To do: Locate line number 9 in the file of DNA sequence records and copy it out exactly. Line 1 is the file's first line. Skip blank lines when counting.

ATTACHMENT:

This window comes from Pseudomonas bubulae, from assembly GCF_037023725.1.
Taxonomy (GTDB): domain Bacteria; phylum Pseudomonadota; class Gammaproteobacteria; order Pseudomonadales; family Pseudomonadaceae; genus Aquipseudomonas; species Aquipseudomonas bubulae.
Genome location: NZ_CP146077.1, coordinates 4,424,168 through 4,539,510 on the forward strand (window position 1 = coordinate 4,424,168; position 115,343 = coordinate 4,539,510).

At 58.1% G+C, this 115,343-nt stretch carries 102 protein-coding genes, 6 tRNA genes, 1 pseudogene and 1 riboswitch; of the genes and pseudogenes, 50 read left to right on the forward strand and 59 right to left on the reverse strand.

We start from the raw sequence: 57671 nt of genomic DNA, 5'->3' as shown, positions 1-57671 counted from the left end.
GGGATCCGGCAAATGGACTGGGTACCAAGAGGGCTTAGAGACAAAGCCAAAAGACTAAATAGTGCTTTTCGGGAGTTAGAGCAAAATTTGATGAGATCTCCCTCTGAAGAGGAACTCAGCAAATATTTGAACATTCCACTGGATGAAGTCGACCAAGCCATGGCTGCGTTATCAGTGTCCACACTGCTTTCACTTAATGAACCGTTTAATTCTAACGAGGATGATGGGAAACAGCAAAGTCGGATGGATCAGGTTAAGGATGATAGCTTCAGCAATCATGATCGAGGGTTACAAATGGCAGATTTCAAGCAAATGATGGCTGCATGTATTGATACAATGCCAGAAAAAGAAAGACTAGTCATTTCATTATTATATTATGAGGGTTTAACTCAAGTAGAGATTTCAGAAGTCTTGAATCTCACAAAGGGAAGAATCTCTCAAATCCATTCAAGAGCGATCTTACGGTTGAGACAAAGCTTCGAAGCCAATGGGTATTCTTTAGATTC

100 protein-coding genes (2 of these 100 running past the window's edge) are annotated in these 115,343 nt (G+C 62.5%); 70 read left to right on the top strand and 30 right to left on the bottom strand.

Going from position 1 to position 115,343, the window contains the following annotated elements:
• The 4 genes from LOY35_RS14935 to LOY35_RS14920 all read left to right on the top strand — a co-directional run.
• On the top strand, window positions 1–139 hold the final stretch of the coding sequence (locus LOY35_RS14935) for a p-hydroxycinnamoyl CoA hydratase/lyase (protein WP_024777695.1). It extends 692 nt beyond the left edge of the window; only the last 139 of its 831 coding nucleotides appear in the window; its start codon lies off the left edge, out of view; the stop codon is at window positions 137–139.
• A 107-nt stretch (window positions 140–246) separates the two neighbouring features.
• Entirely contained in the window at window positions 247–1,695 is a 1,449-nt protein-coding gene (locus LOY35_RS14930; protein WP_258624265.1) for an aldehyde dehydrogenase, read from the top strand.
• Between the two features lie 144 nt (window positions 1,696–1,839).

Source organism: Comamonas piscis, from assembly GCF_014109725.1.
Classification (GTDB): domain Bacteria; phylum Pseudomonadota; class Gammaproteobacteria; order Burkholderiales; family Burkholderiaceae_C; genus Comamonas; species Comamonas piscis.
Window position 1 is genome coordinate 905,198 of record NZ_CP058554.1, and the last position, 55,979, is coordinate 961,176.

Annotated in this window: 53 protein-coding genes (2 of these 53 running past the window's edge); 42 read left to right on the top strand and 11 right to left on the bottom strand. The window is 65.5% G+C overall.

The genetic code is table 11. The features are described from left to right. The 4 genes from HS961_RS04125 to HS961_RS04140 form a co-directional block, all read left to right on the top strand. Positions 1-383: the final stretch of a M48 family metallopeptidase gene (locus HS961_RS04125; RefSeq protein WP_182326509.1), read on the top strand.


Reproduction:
• The 4 genes from LOY35_RS14935 to LOY35_RS14920 all read left to right on the top strand — a co-directional run.